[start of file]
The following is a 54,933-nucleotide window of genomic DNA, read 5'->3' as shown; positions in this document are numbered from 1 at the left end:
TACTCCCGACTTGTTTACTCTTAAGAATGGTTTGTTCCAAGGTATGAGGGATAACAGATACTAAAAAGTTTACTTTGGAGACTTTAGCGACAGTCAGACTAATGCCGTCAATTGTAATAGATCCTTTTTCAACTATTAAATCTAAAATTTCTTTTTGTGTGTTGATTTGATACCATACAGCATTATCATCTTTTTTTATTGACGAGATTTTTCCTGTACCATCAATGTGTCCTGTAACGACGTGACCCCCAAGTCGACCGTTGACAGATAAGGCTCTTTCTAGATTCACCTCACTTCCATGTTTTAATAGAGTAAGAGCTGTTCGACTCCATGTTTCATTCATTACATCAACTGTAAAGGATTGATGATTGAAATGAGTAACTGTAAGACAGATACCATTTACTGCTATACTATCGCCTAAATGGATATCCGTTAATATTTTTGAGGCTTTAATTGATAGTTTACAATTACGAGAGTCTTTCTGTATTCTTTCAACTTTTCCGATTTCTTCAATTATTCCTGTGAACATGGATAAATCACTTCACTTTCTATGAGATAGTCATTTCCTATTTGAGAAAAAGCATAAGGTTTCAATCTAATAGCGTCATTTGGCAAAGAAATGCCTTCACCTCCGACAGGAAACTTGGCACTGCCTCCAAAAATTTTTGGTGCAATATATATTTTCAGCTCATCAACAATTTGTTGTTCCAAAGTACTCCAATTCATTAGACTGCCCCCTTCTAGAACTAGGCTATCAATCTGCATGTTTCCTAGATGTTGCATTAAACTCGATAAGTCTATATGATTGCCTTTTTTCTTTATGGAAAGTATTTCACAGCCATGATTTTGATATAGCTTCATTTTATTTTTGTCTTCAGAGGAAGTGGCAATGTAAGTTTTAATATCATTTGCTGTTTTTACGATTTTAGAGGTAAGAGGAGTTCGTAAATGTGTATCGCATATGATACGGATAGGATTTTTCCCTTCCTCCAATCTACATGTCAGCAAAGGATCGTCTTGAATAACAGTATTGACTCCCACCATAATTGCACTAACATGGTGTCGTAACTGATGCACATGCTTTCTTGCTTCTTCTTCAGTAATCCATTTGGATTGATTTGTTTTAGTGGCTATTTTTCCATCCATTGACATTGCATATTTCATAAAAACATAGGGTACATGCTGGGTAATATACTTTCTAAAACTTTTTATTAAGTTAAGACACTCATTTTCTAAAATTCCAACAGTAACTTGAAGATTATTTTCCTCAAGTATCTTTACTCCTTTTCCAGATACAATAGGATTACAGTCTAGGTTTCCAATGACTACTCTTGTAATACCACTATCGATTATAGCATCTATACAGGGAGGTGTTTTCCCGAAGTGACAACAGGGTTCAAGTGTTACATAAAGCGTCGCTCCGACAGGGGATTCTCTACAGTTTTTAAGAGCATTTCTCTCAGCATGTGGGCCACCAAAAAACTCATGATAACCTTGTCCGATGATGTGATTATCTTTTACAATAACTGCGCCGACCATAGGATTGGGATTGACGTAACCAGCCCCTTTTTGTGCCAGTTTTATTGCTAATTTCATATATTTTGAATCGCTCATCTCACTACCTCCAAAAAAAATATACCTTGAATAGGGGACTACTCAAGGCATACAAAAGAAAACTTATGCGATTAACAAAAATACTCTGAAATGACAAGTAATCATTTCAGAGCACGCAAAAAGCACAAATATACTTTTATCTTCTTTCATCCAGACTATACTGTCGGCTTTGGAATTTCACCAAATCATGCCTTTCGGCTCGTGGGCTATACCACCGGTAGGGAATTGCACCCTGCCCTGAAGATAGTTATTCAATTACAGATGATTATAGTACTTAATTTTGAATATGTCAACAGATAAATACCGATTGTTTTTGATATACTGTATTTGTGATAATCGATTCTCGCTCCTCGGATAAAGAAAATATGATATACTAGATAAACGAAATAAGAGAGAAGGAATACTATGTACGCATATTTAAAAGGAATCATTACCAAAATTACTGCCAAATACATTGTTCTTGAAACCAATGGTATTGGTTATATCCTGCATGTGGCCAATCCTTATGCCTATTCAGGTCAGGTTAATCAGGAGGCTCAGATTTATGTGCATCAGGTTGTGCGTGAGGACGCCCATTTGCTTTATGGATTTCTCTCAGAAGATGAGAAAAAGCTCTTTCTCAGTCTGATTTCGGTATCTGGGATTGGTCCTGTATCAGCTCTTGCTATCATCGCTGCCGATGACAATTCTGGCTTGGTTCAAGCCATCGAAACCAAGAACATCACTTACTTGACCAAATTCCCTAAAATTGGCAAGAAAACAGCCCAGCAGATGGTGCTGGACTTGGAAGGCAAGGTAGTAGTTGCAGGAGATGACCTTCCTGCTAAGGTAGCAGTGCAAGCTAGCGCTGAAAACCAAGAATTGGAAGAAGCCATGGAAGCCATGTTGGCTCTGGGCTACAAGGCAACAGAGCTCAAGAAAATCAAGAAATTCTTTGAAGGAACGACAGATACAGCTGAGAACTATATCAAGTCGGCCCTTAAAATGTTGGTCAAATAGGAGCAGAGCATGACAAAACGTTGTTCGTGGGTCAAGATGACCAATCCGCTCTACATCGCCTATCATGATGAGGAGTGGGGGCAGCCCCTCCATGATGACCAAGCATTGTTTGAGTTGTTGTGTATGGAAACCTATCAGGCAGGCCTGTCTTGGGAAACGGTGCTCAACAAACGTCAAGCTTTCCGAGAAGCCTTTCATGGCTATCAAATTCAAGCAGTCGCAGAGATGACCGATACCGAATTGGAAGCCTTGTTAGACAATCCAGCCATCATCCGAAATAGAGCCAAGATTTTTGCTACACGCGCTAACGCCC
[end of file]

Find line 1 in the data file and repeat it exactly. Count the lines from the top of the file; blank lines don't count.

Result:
The following is a 54,933-nucleotide window of genomic DNA, read 5'->3' as shown; positions in this document are numbered from 1 at the left end: